This story has been updated.
San Antonio organizations were in the middle of studying the city’s digital divide when the coronavirus crisis made the gap between those with the internet and those without it impossible to ignore.
As thousands of students and parents were ordered to stay home in response to the COVID-19 pandemic, the lack of internet access by a fourth of the city’s residents became undeniably pressing, said Brian Dillard, chief innovation officer for the City of San Antonio.
“It became more about action and solutions than identifying the need,” Dillard said. “Overnight it went from academia to implementation, and really forced us to hurry that initiative.”
The survey portion of the study wrapped in February after the City collected more than 8,000 responses. The responses were sent to the University of Texas at San Antonio researchers for analysis, and findings were meant to be presented to the City Council this month — but the study has been put on hold due to the pandemic.
Recognizing thousands of local students were unable to access their digital classrooms, VIA Metropolitan Transit offered to partner with the City, the San Antonio Housing Authority, San Antonio Independent School District, and Northside Independent School District to help alleviate some of this need.
The five agencies have collaborated to get mobile Wi-Fi service to students using 26 VIA’s paratransit service vans equipped with high-speed Wi-Fi networks. The VIA vans’ Wi-Fi is accessible from 100 feet to 200 feet of the vehicle. Last week the vans were rolled out to seven SAHA locations, bringing internet access to about 4,000 San Antonio students.
The vans are parked daily for three-hour increments from Monday through Friday. The times were parceled between SAHA locations to allow the vans to visit more than one location a day, said VIA President and CEO Jeff Arndt.
As VIA is one of the city’s largest provider of free Wi-Fi, Arndt said he was already discussing the digital divide with VIA’s Vice President of Tech and Innovation Steve Young who was in discussions with SAISD. Shortly after all San Antonio school districts implemented learning from home in March, Arndt said he received a call from VIA Trustee Akeem Brown who was worried about the students who didn’t have internet access and asked if VIA could do anything.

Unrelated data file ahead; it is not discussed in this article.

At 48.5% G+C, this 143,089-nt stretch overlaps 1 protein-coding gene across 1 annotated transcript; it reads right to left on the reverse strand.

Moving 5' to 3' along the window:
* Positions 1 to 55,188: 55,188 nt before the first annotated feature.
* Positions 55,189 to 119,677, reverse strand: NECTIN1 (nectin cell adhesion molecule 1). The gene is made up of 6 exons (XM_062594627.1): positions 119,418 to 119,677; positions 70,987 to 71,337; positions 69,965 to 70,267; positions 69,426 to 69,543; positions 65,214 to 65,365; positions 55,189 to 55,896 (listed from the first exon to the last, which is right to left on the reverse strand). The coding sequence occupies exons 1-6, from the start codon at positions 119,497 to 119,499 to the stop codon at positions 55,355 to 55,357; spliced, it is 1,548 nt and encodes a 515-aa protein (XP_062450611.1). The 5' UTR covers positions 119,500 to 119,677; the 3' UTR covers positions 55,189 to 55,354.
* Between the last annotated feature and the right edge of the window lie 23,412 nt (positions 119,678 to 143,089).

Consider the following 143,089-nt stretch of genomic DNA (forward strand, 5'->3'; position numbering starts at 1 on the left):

Arndt turned to Young, and the two contacted SAHA to find out which housing locations needed help, Arndt said.
Tiffany Grant, chief of staff for SAISD, said Young touched base with her a few weeks ago to discuss the collaboration. While SAISD was able to deploy more than 40,000 devices and more than 4,000 Wi-Fi hotspots into the community, that doesn’t help everyone who lacks access to the internet.
“A partnership like this helps us reach our students virtually,” Grant said. “Our efforts will be further-reaching because of this partnership.”
With more than 6,500 children living in SAHA communities – many of whom attend SAISD schools – SAHA was glad to partner in this initiative, said Ana Margarita “Cha” Guzman, chair of the board for SAHA. A decade ago, the internet was a luxury; it’s a necessity for today’s learning needs, she said.
Guzman said SAHA is also thinking about what’s next after the pandemic – and wants to work to get the internet to all of its residents.
Guzman isn’t alone in thinking of the long term; Grant said SAISD would love to be able to see all its students have internet access after the pandemic.
While the vans will need to go back to their regular use after the pandemic, Arndt said he hopes this period will bring about other solutions to the digital divide.
Others have also taken up the call to help provide internet access. Spurs Give, the nonprofit arm of Spurs Sports and Entertainment, has arranged free access to Wi-Fi from the AT&T Center parking lot daily from 8 a.m. to 7:30 p.m. in Lot 3, and Harlandale Independent School District has set up free Wi-Fi zones around its district.
The City’s Digital Inclusion Task Force, formed at the start of the stay-home measures to help deal with the digital divide, will continue to bring agencies together to work on the issue, Dillard said.
“We have about 20 agencies among that group,” Dillard said. “We’re working to identify and align which resources are out there for the San Antonio community.”